Introduction to Royal Penguin
The appearance of the Royal Penguin is very similar to the Macaroni Penguin and the King Penguin. They were discovered by Hermann Schlegel, a German Zoologist. They are currently considered to be one of the species of penguins threatened for extinction. While the number of them right now is decent, the threats of environmental changes, pollution, and humans it drastically reducing those numbers. There are debates about them being a sub species of Macaroni Penguins or not.
Royal Penguin Description
This is a medium sized penguin that averages from 26 to 30 inches tall. They can vary significantly in weight from 6 to 18 pounds. The males tend to be larger than the females. They have a white face and a white chin which is a key way to distinguish them from the Macaroni Penguin. They also feature yellow and orange crests that are from the side all the way to the top of the head.
Royal Penguin Distribution
The Royal Penguin lives around Australia and the sub Antarctic Islands. This includes Macquarie Island. They are migratory and they will leave from the islands after mating. There is still a great deal that isn’t known about where they go after that. They have been spotted around Tasmania but not always. It is believed that food supplies, environmental conditions, and more trigger where they will go. They may travel very long distances in order to ensure their basic needs are going to be met.
Royal Penguin Behavior
The Royal Penguins live in large colonies, and they are highly social. They rely on the ability to identify the sound of their mate’s vocals and that of their offspring in order to find each other with ease. They spend a great deal of time closely together when they are on land. This can seem chaotic to humans, but it works well for them.
There is still plenty about their behavior that experts don’t know. They seem to do okay in captivity, but due to the volume of numbers that they like to have surrounding them, it can prove to be far too expensive to offer them such a home in captivity.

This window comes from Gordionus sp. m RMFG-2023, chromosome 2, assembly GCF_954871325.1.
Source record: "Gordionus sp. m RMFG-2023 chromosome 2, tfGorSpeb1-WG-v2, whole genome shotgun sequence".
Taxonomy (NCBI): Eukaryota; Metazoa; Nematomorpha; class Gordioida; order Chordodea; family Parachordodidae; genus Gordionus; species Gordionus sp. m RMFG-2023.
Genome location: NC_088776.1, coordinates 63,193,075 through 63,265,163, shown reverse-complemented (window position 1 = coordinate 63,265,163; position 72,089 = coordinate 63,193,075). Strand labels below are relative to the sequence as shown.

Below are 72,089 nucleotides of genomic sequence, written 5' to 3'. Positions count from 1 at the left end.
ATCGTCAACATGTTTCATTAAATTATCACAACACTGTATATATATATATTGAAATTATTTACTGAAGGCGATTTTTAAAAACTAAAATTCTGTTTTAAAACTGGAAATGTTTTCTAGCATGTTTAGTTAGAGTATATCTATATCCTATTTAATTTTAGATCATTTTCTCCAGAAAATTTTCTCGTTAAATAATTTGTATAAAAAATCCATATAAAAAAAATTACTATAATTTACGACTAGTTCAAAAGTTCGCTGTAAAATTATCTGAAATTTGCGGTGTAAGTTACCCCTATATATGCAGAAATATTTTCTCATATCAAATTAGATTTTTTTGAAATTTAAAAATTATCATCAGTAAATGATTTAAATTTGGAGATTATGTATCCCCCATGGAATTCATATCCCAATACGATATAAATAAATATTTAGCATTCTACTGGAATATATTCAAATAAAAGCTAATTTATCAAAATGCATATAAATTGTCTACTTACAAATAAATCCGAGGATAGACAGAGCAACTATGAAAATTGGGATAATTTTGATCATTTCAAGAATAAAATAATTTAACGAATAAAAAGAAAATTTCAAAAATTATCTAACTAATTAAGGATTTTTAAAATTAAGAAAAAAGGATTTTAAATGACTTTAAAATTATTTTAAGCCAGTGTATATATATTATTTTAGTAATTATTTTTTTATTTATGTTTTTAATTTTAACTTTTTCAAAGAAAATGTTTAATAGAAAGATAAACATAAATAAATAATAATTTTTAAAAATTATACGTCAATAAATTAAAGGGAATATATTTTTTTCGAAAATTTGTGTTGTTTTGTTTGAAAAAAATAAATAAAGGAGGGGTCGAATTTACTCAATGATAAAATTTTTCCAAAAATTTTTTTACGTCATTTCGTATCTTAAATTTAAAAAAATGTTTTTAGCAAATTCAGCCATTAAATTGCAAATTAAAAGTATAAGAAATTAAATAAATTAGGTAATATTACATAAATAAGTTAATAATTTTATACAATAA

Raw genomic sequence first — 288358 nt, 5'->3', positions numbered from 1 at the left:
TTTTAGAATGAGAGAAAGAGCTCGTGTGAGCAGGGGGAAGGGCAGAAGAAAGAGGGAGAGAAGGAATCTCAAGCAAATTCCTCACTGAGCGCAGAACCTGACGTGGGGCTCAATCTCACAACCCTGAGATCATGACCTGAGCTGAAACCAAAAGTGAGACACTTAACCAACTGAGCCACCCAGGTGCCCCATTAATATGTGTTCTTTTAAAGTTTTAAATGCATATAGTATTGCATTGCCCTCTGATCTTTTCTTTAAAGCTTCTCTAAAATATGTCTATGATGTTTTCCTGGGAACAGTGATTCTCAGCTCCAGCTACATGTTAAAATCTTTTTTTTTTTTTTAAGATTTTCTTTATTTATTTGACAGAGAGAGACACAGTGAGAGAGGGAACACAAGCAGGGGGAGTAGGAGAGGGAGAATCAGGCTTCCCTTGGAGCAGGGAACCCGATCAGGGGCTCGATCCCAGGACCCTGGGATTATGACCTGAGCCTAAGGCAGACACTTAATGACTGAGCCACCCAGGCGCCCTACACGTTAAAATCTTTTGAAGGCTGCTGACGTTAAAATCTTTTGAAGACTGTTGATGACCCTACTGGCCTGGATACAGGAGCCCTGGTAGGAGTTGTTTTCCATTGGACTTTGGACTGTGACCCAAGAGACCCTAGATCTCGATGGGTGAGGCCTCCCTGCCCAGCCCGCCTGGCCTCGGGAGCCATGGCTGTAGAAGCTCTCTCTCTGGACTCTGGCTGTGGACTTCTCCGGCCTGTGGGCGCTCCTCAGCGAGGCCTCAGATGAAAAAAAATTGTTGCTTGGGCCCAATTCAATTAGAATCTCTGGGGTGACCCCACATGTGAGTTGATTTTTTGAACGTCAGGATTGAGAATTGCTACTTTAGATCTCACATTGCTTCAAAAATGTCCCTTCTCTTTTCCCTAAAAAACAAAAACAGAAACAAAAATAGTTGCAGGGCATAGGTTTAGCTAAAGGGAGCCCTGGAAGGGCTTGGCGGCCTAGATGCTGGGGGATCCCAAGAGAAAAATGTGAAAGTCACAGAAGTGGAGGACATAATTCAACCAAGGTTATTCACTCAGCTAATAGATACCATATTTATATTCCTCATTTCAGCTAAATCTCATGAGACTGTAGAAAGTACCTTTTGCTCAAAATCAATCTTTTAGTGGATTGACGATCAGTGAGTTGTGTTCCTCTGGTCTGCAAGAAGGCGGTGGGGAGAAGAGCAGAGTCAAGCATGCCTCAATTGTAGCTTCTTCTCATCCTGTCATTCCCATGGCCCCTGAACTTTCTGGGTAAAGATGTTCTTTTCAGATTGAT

Royal Penguin Feeding
Over half of the diet for the Royal Penguin consists of crustaceans and squid. The rests of it is small fish and krill. The diet though varies based on the location. They do have to eat an abundance of food when possible. This allows the penguins to build up layers of fat. When they are on land for mating or when they are molting, they rely on those layers of fat to help them survive as they won’t be able to go to the water for food. They feed both in the morning and in the evening. They have the ability to dive deep for food, but usually don’t do so unless finding food sources is proving to be difficult for them.
Royal Penguin Reproduction
The only known place where these penguins mat is Macquarie Island. The males arrive in late September to secure their territory for the nest. The males can be very aggressive when it comes to securing the best locations. The females will arrive in October. The Royal Penguin becomes sexually mature at one year. There are plenty of vocalization and body movements in order to attract a mate.
A pair will often call out to each other if they have mated before, and will mate year after year. If a mate doesn’t show up then the other party may decide to mate with a new partner from that time on. After mating, the pair will have to create a nest. They use various forms of debris in the area to create it. This can include sand and weeds.
Usually, the female will lay two eggs in the nest. However, it is unusual for more than one of them to survive. The first egg is small and it is common for the parents to discard it. The reason for this though isn’t fully understood. The parents will take shifts to incubate the egg. This is typically for 12 days, and the chick will emerge in approximately 35 days.
The male will care for the young after it hatches and the female will go get food for them. After 10 days or so, they will switch roles. This continues until the chick is about 70 days old. Then it will have molted into adult feathers and have to find its own food.